Zoomers? Wellderly? Geri-Actives? Who?!

Challenging the Way We Talk About Ourselves as We Age

What’s In A Name? Older people have long felt diminished by catchall words such as “old,” “elderly” and “senior citizen.” Dotty Brown calls for a new language to refer to the next life stage.
Kurt Hoffman
What’s In A Name? Older people have long felt diminished by catchall words such as “old,” “elderly” and “senior citizen.” Dotty Brown calls for a new language to refer to the next life stage.

By Dorothy Brown

Published May 21, 2013, issue of May 31, 2013.
  • Print
  • Share Share
  • Single Page

Elderly. Senior. Senior citizen. Aged. Oldster. Old.

The words rile. They’re not me. I ski, bike, climb mountains, blog, freelance and, yes, enjoy sex — even as I qualify for Social Security. Nor do they describe an energized generation of 60- and 70-somethings and beyond, many of whom shun the word “retirement.” These men and women may be retiring or leaving longtime careers behind, but they are not “pulling back,” which “retire” (from the French retirer) means.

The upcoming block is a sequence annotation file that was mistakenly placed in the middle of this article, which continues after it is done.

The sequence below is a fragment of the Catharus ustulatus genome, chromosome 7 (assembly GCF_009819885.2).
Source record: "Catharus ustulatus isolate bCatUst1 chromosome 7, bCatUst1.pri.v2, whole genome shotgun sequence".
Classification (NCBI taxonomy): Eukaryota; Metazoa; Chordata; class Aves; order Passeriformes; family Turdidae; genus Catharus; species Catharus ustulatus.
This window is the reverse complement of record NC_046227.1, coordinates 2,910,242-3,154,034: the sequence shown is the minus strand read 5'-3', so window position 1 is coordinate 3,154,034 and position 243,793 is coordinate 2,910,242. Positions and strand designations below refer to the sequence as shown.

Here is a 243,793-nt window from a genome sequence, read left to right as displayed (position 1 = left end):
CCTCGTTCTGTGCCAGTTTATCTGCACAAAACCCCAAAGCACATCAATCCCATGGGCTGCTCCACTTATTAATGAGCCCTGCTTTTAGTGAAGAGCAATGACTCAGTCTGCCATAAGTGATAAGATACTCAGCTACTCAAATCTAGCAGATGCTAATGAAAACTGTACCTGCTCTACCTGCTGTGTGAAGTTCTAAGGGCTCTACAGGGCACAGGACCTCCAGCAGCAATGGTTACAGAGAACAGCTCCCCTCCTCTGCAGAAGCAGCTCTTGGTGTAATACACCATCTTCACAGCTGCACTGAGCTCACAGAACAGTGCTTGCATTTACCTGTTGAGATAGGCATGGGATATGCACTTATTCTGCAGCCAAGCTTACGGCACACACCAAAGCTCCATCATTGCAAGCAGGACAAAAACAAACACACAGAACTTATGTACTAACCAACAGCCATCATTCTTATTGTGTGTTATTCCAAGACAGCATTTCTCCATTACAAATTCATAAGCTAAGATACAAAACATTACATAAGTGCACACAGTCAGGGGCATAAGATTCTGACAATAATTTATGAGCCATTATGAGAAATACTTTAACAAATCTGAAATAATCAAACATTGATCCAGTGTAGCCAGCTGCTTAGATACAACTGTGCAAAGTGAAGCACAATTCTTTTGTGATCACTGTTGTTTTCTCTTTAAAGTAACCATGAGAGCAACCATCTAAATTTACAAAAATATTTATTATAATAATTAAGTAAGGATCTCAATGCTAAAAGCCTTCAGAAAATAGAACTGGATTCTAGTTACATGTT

Instead, many are moving on to new challenges and to exhilarating pursuits — bringing their expertise and education to other venues, developing latent skills and creativity, and competing athletically at the highest levels.

Click to see the rest of the section, Click for more stories about Aging.

Take the Boston Marathon runner, shown repeatedly on TV in April as he was knocked to the ground by the first bomb. That was Bill Iffrig, 78, who then stood up and finished the race.

What got me ranting about words used to describe people of a certain age? It was a news story last year about a woman who fought off a purse snatcher. She landed in the hospital with broken facial bones — but she still had her purse. The reporter called her “elderly” and quoted a police officer, who said she was, “like most grandparents, a little feisty.” She was 66.

Now I understand the insult my parents felt when, in their 70s, they came through customs after a ski trip. “What’s in the big bag?” the agent asked. “Skis,” they said. The customs agent lifted an incredulous eyebrow and laughed.